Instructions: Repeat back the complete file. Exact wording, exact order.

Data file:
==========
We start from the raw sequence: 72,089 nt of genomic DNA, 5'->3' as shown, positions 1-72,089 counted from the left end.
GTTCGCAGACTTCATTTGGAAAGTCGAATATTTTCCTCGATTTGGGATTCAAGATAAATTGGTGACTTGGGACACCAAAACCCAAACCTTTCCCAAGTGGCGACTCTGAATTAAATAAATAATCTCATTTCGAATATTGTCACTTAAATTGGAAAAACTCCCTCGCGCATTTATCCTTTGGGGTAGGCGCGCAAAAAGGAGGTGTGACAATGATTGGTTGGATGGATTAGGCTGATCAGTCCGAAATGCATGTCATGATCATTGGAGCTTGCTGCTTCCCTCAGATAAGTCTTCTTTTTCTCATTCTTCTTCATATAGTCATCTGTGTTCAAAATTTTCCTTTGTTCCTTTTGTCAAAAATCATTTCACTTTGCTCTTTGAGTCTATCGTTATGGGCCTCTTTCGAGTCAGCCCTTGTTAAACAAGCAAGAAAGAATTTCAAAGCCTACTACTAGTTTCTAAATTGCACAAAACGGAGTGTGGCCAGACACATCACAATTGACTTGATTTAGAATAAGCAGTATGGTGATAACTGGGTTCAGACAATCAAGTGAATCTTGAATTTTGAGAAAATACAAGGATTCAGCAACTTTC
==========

We start from the raw sequence: 72,089 nt of genomic DNA, 5'->3' as shown, positions 1-72,089 counted from the left end.
GTTCGCAGACTTCATTTGGAAAGTCGAATATTTTCCTCGATTTGGGATTCAAGATAAATTGGTGACTTGGGACACCAAAACCCAAACCTTTCCCAAGTGGCGACTCTGAATTAAATAAATAATCTCATTTCGAATATTGTCACTTAAATTGGAAAAACTCCCTCGCGCATTTATCCTTTGGGGTAGGCGCGCAAAAAGGAGGTGTGACAATGATTGGTTGGATGGATTAGGCTGATCAGTCCGAAATGCATGTCATGATCATTGGAGCTTGCTGCTTCCCTCAGATAAGTCTTCTTTTTCTCATTCTTCTTCATATAGTCATCTGTGTTCAAAATTTTCCTTTGTTCCTTTTGTCAAAAATCATTTCACTTTGCTCTTTGAGTCTATCGTTATGGGCCTCTTTCGAGTCAGCCCTTGTTAAACAAGCAAGAAAGAATTTCAAAGCCTACTACTAGTTTCTAAATTGCACAAAACGGAGTGTGGCCAGACACATCACAATTGACTTGATTTAGAATAAGCAGTATGGTGATAACTGGGTTCAGACAATCAAGTGAATCTTGAATTTTGAGAAAATACAAGGATTCAGCAACTTTC